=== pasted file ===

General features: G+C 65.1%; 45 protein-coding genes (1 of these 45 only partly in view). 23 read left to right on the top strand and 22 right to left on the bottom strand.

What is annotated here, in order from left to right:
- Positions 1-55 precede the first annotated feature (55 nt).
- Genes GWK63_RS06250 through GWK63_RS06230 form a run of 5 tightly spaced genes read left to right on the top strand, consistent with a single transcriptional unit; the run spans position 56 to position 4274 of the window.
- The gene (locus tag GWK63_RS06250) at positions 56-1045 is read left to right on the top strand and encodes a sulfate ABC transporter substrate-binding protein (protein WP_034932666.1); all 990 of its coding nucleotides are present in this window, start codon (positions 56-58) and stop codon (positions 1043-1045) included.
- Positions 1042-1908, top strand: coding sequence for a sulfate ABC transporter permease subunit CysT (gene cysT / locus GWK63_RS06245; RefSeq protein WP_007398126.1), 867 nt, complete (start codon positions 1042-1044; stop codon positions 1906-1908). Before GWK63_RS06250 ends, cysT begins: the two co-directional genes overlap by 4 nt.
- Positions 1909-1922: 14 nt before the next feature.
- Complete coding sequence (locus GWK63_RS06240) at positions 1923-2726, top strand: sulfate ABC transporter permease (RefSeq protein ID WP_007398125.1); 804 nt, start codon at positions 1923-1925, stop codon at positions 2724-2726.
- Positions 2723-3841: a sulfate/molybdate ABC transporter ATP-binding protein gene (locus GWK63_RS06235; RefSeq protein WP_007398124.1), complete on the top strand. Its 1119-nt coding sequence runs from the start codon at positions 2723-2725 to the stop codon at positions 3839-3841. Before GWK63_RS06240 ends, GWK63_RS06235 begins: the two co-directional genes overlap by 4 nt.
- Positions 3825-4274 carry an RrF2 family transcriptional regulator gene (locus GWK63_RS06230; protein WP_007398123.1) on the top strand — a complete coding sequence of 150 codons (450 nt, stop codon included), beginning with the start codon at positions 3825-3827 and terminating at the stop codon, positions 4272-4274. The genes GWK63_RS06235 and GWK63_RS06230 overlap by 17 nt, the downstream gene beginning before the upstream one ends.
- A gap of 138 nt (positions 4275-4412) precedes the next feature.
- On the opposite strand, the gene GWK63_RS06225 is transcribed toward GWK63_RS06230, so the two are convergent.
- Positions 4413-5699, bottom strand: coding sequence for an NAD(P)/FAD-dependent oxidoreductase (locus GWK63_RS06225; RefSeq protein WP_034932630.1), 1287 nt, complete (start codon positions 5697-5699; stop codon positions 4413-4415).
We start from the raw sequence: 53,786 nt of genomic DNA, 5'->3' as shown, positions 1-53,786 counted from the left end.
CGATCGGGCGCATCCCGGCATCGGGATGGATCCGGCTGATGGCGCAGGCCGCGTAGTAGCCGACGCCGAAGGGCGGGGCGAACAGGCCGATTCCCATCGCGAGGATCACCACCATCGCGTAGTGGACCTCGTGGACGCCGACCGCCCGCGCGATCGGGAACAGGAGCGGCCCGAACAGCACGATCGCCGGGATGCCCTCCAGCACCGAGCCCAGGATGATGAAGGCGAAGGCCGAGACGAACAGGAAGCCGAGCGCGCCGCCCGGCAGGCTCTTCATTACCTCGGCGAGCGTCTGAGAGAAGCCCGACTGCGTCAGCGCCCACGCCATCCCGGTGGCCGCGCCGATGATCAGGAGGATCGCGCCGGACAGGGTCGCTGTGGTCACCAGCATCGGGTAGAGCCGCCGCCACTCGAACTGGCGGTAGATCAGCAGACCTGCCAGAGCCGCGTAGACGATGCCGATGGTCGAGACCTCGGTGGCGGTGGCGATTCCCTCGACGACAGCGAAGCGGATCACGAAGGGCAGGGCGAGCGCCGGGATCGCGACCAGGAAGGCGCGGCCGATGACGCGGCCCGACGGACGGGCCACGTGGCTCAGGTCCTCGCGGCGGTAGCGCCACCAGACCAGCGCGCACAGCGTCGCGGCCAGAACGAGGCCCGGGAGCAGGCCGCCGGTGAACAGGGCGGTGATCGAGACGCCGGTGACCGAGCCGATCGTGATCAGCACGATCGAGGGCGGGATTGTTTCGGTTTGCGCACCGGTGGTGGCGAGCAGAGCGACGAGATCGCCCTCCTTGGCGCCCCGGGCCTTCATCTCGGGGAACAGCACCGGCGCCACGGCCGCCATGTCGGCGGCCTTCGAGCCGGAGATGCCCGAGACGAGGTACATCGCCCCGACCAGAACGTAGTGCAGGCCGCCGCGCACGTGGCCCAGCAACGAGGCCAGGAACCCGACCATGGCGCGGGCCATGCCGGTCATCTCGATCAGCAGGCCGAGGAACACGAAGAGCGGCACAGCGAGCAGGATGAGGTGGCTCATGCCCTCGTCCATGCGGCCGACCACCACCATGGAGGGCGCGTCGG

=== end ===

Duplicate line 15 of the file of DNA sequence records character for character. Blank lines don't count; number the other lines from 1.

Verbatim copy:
CGATCGGGCGCATCCCGGCATCGGGATGGATCCGGCTGATGGCGCAGGCCGCGTAGTAGCCGACGCCGAAGGGCGGGGCGAACAGGCCGATTCCCATCGCGAGGATCACCACCATCGCGTAGTGGACCTCGTGGACGCCGACCGCCCGCGCGATCGGGAACAGGAGCGGCCCGAACAGCACGATCGCCGGGATGCCCTCCAGCACCGAGCCCAGGATGATGAAGGCGAAGGCCGAGACGAACAGGAAGCCGAGCGCGCCGCCCGGCAGGCTCTTCATTACCTCGGCGAGCGTCTGAGAGAAGCCCGACTGCGTCAGCGCCCACGCCATCCCGGTGGCCGCGCCGATGATCAGGAGGATCGCGCCGGACAGGGTCGCTGTGGTCACCAGCATCGGGTAGAGCCGCCGCCACTCGAACTGGCGGTAGATCAGCAGACCTGCCAGAGCCGCGTAGACGATGCCGATGGTCGAGACCTCGGTGGCGGTGGCGATTCCCTCGACGACAGCGAAGCGGATCACGAAGGGCAGGGCGAGCGCCGGGATCGCGACCAGGAAGGCGCGGCCGATGACGCGGCCCGACGGACGGGCCACGTGGCTCAGGTCCTCGCGGCGGTAGCGCCACCAGACCAGCGCGCACAGCGTCGCGGCCAGAACGAGGCCCGGGAGCAGGCCGCCGGTGAACAGGGCGGTGATCGAGACGCCGGTGACCGAGCCGATCGTGATCAGCACGATCGAGGGCGGGATTGTTTCGGTTTGCGCACCGGTGGTGGCGAGCAGAGCGACGAGATCGCCCTCCTTGGCGCCCCGGGCCTTCATCTCGGGGAACAGCACCGGCGCCACGGCCGCCATGTCGGCGGCCTTCGAGCCGGAGATGCCCGAGACGAGGTACATCGCCCCGACCAGAACGTAGTGCAGGCCGCCGCGCACGTGGCCCAGCAACGAGGCCAGGAACCCGACCATGGCGCGGGCCATGCCGGTCATCTCGATCAGCAGGCCGAGGAACACGAAGAGCGGCACAGCGAGCAGGATGAGGTGGCTCATGCCCTCGTCCATGCGGCCGACCACCACCATGGAGGGCGCGTCGG